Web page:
There can be no doubt from the record that before the learned trial judge proceeded to give his judgment, he had adequately appraised himself of the issues involved in the case as agreed upon by the parties at the summons for direction. He set these out in detail and went on to determine them. He made the following findings:
“(1) That plot No. 23, West Adabraka on which the house in dispute stands was first granted to J. H. Quartey in 1918.
(2) That it was J. H. Quartey who first built on the plot he acquired.
(3) That E. Q. K. Quartey, the father of the plaintiffs, entered this land as the administrator of the estate of the late J. H. Quartey in which capacity the Lands Department dealt with him and granted him the five-year lease and the subsequent freehold interest contained in exhibit A (the conveyance No. 4505/A/38 dated 1 October 1938).
(4) That there was no forfeiture of the grant made to the late J.H. Quartey.
(5) That E. Q. K Quartey held the property in trust for the defendants and that his only interest in the property was a life interest.”
On these findings, the learned trial judge concluded that the property in dispute belonged to the defendants and their other brothers and sisters and that the plaintiffs’ father had no testamentary capacity as an administrator to dispose of the property to his children (the plaintiffs and the other children). He accordingly dismissed the plaintiffs’ claim.
On the defendants’ counterclaim, the learned trial judge found that there had been a misrepresentation of the facts by E. Q. K. Quartey for the acquisition of the conveyance (exhibit A). He held therefore
that that document (exhibit A) could not stand. He exercised his powers under Order 28, r.12 of the High Court (Civil Procedure) Rules, 1954 (L.N. 140A) to amend the counterclaim and then ordered the setting aside of the name of E. Q. K. Quartey on indenture No. 4505/A/38 to read J. H. Quartey. Upon this he entered judgment for the defendants on their counterclaim.
There is no dearth of authorities for the proposition that an appellate court would not interfere with the decision of a court on findings of fact unless such a decision is shown to be perverse or not the result of a proper exercise of discretion: see the case of Codjoe v. Kwatchey (1935) 2 W.A.C.A. 371 at 374 relying on Ntiaro v. Akpam (1916) 3 N.L.R. 10 and Darkwa v. Denteh  2 G.L.R. 305, C.A.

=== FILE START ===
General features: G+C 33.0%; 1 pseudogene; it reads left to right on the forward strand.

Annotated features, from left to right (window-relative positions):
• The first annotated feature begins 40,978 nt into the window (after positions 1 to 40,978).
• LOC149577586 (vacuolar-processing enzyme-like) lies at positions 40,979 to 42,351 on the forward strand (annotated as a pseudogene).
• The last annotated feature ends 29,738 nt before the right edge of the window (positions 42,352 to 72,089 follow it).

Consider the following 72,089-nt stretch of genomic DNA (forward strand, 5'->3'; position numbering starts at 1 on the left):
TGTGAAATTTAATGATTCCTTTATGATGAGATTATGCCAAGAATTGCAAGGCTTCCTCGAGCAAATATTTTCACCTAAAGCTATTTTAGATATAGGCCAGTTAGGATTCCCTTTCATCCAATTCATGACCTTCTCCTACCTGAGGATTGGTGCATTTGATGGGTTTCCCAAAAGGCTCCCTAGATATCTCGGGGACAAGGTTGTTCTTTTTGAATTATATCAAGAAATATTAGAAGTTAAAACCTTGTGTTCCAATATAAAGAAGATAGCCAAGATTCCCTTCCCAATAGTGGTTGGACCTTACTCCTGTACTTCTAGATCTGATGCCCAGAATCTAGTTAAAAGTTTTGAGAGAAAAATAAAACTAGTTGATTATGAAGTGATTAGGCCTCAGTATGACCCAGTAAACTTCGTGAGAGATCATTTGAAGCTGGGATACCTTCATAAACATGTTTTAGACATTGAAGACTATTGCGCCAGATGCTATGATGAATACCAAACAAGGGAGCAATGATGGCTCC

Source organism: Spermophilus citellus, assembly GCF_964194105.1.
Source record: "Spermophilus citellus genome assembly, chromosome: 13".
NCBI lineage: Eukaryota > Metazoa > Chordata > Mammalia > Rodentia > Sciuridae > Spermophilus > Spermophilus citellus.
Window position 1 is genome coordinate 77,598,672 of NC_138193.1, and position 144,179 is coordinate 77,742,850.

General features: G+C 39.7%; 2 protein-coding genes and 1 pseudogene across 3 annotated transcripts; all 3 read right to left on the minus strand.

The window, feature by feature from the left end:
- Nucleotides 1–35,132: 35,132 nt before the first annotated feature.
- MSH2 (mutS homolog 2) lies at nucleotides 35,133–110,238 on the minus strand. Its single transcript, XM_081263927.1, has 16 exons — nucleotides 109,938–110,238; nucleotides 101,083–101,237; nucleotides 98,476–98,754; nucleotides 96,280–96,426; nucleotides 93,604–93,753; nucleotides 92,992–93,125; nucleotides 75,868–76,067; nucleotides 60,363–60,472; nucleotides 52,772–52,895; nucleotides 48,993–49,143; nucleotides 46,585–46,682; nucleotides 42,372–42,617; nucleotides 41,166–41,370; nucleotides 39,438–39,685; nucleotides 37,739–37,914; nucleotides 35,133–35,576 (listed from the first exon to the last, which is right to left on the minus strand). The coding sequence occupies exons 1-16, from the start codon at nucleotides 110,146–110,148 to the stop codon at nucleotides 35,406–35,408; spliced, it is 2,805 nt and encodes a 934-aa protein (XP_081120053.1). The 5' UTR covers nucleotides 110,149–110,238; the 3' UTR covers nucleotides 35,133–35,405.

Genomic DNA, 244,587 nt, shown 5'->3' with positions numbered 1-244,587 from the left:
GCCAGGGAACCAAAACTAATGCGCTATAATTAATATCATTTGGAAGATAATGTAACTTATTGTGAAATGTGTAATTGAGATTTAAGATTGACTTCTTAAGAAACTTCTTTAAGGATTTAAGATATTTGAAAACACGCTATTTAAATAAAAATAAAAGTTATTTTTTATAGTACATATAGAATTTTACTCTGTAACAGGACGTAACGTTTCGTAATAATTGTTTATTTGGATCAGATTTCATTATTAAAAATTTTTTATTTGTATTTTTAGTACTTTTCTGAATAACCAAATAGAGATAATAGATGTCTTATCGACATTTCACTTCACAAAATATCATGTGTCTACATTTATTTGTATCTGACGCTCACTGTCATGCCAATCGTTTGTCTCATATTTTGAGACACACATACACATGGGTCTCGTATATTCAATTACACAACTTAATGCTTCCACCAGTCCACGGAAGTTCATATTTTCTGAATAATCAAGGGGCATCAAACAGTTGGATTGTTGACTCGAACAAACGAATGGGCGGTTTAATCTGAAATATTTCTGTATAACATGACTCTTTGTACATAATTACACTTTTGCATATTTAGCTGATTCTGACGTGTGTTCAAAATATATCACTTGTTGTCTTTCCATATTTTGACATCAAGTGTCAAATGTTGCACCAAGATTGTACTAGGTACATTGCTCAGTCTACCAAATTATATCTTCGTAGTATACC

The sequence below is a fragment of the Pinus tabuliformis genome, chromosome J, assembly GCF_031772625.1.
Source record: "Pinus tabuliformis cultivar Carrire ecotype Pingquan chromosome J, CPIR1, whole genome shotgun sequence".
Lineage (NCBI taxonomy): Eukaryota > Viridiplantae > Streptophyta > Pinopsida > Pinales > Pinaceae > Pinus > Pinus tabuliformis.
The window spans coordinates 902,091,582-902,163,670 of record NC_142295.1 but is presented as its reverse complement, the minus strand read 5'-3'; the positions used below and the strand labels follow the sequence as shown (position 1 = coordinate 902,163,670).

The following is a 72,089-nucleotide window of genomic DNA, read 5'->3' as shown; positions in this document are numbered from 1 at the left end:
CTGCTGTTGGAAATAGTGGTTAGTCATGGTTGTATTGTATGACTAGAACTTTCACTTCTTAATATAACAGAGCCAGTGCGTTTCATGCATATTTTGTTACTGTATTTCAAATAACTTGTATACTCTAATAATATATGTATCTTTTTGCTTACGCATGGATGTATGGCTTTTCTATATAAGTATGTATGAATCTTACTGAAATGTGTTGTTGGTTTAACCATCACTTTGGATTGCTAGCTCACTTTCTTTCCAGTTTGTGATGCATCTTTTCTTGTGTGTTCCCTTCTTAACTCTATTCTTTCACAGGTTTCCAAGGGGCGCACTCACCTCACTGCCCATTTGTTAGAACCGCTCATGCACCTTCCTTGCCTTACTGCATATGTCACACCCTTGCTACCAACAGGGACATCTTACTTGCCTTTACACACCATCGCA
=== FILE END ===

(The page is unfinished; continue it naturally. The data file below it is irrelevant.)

A plea that a finding of fact by a tribunal of first instance was not supported by the evidence, required for its determination an inquiry whether or not there was evidence which if believed would justify the findings of the said tribunal. It did not require that the reviewing or appellate tribunal should place itself in the position of the tribunal of first instance which had the advantage of seeing and hearing the witnesses, an advantage which was denied to the reviewing tribunal: see Republic v. Asafu-Adjaye (No.2)  G.L.R. 567, C.A.
In Lofthouse v Leicester Corporation (1948) 64 T.L.R. 604, C.A. Lord Goddard C.J. observed:
“This Court no doubt has a wider power when the matter is tried by a single Judge, and can reverse the Judge on the facts. But the Court is naturally very slow to do that, because the Judge has an opportunity of seeing and hearing the witnesses and obtaining what... speaking for myself, I think is so important — and which can only be obtained at the trial and not at the hearing of the appeal — the imponderable elements which I may call the atmosphere of the case. Although I do not intend to lay down anything which is necessarily exhaustive, I would say that the Court ought not to interfere where the question is a pure question of fact, and where the only matter for decision is whether the Judge has come to a right conclusion on the facts, unless it can be shown clearly that he did not take all the circumstances and evidence into account, or that he has misapprehended certain of the evidence, or that he has drawn an inference which there is no evidence to support.”